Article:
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OMG! What do we have to do to get justice?

Tbdnewfree060807 Can you believe this? Paris Hilton has been "reassigned" (as in, technically not released) from her 96-square-foot jail cell to house arrest just after 2 a.m. Pacific time this morning due to medical reasons, TMZ reports.

The too-rich and too-thin jailbird was fitted for an ankle bracelet due to medical reasons, the L.A. County Sheriff's Dept. said. We'd all like to know what that condition is, since starving to death from not eating jail food isn't a medical condition (the New York Post reports she hasn't been eating much, poor baby), but officials wouldn't elaborate, citing confidentiality laws. No doubt shrink Charles Sophy had something to do with this. Hey Paris, Jack Kevorkian is now out of jail if you need a second opinion.

Hilton will be under house arrest in her West Hollywood home for 40 days, and while that would be punishment enough for most of us, keep in mind she'll have a 3,000-to-4,000-foot radius of freedom. And how this roughly 72-hour stint counts as five days, we'll never know.

Her new lockup is a 2,700-square-foot, four-bedroom, three-bathroom, Spanish-style home on .14 acres above the Sunset Strip, the AP says.

NOON UPDATE: In a file obtained by the Web site, Sheriff's spokesman Steve Whitmore lists the official reasoning for reassignment:

"After extensive consultation with Los Angeles County medical personnel, including doctors at the Century Regional Detention Facility, it has been determined that Paris Hilton will be reassigned to the Community-Based Alternatives to Custody: the CBAC program.

"Ms. Hilton has been fitted with an electronic monitoring device and will serve the remainder of her sentence confined to her home. She will now serve the full 45 day sentence. Ms. Hilton has been in custody for five days and therefore will be serving 40 days in the Electronic Monitoring Program under the supervision of the Los Angeles County Probation Department."

2 P.M. UPDATE: Officials say Hilton's condition was mental (doy), citing psychiatrist Charles Sophy's prognosis that Paris was in danger of having a mental breakdown, TMZ reports. If by that he means she suffered from depression, we'd think she would be depressed, since she was in jail. That's what jails do!

Of course, People magazine quotes a source about Hilton's nerve-wracking stay in the cooler.

"She cries all day," the spy told the magazine. "She looks unwashed, she has no makeup and her hair is tangled. She cried audibly through the first two nights."

What's interesting is Dr. Sophy used this excuse as the same reason Paris couldn't stand trial for allegedly slandering rich kid Zeta Graph (for badmouthing the diamond heiress in the New York Post), telling the judge that Hilton was "emotionally distraught and traumatized" over her sentencing. That trial will convene in August. Perhaps this was the strategy all along ...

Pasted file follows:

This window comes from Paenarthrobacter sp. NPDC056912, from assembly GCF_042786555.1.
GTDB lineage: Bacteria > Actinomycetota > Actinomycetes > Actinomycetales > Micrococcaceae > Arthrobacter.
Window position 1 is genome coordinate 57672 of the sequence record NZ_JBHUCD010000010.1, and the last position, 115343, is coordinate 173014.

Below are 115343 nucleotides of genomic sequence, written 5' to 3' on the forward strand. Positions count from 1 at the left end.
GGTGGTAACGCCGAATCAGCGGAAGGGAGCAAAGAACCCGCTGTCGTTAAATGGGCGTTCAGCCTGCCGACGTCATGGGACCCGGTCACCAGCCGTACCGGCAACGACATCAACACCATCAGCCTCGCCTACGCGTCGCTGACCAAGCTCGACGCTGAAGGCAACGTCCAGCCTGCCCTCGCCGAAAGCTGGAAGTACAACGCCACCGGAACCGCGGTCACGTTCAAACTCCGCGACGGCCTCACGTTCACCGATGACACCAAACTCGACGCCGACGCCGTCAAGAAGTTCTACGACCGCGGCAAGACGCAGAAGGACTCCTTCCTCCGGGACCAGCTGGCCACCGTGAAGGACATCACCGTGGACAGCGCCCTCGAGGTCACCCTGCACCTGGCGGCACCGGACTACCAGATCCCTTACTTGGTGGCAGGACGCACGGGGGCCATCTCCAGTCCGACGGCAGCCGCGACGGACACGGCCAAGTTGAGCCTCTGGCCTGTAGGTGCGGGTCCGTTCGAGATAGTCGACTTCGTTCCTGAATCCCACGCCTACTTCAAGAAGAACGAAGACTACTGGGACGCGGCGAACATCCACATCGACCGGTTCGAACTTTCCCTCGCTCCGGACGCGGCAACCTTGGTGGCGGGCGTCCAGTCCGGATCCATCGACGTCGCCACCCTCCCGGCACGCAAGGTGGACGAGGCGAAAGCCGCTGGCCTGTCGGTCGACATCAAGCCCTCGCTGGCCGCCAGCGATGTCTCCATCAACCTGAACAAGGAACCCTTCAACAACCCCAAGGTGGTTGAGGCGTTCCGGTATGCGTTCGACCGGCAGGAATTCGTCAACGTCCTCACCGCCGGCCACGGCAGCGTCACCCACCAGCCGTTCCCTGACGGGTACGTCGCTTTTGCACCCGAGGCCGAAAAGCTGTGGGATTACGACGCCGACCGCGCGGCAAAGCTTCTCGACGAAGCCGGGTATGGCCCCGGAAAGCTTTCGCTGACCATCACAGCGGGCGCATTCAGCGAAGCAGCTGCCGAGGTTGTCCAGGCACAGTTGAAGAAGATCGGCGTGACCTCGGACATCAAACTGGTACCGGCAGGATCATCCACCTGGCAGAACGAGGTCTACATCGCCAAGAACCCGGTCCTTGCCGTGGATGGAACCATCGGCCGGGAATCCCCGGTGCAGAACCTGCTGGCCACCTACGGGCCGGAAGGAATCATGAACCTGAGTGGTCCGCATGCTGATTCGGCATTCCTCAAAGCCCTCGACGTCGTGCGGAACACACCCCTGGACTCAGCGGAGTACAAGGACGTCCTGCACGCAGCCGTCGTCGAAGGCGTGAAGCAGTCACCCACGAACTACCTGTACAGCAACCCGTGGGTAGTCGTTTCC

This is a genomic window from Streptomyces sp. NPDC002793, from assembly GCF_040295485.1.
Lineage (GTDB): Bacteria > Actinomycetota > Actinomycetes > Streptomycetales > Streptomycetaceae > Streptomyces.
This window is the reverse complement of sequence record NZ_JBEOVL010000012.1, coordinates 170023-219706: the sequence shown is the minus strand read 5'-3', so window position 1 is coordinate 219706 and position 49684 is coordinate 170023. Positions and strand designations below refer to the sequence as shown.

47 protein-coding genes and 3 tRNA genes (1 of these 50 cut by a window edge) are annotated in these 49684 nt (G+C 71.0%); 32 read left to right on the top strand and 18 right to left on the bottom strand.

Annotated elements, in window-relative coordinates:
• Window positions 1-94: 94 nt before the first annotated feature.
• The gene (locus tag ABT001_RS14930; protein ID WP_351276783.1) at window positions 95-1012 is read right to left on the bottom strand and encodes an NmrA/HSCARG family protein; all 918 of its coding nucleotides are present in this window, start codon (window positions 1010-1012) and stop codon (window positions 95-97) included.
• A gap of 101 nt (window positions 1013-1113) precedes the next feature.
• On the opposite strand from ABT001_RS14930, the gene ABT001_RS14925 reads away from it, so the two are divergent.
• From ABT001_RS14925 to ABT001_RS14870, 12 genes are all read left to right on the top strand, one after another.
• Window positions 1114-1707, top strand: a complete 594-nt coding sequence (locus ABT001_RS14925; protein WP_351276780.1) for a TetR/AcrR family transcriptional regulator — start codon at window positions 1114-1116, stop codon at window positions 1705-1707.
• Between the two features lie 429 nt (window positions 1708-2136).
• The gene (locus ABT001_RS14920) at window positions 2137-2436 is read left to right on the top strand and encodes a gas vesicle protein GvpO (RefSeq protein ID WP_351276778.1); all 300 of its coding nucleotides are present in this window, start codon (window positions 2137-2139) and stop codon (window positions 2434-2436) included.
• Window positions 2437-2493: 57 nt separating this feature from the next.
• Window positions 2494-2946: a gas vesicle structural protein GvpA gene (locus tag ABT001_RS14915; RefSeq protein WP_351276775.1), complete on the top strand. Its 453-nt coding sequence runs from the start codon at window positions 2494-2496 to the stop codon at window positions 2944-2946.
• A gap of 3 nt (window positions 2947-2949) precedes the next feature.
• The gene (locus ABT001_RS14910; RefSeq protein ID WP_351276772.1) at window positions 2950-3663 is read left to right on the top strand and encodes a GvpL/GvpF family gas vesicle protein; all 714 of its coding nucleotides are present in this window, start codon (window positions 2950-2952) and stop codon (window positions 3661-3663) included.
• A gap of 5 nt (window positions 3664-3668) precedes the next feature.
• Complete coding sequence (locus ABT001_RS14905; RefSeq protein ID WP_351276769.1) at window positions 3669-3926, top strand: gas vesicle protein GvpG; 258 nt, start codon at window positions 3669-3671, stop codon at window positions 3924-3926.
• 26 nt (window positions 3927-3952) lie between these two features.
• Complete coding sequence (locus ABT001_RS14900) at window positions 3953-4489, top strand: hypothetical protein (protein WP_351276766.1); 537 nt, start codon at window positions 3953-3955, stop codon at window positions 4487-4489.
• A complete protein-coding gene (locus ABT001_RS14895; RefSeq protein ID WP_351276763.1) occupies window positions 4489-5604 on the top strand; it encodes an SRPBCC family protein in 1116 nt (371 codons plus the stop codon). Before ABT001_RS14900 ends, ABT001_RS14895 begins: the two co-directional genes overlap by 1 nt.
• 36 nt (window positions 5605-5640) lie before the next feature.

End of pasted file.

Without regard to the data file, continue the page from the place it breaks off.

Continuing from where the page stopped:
And it's also a far cry from what Entertainment Tonight is reporting. ET says "sources close to the Hilton family" claim the real reason was a mysterious rash Paris had on her body. We can only guess as to what sort of malady would cause this kind of a breakout.

2:30 P.M. UPDATE: From TMZ:

Richard A. Hutton, attorney for Paris Hilton, today issued the following statement on behalf of Ms. Hilton.

"I want to thank the Los Angeles County Sheriff's Department and staff of the Century Regional Detention Center for treating me fairly and professionally. I am going to serve the remaining 40 days of my sentence. I have learned a great deal from this ordeal and hope that others have learned from my mistakes."

3:30 P.M. UPDATE: Apparently L.A. County Supervisor Don Knabe is none too happy with the liberation of Paris.

"This incident with Paris Hilton is just the most recent that highlights the problems our criminal justice system has with making sure sentences stick, whether it is in a county jail or under electronic monitoring," he says on TMZ.

We think there's going to be plenty more of an uproar as this goes on, especially since when Superior Court Judge Michael T. Sauer sentenced her on May 4, he ruled she would not be allowed any work release, furloughs or use of an alternative jail or electronic monitoring in lieu of jail.

More details as they develop.

[Photo illustration: AP, The Juice*]

[Last modified: Tuesday, May 25, 2010 9:13am]


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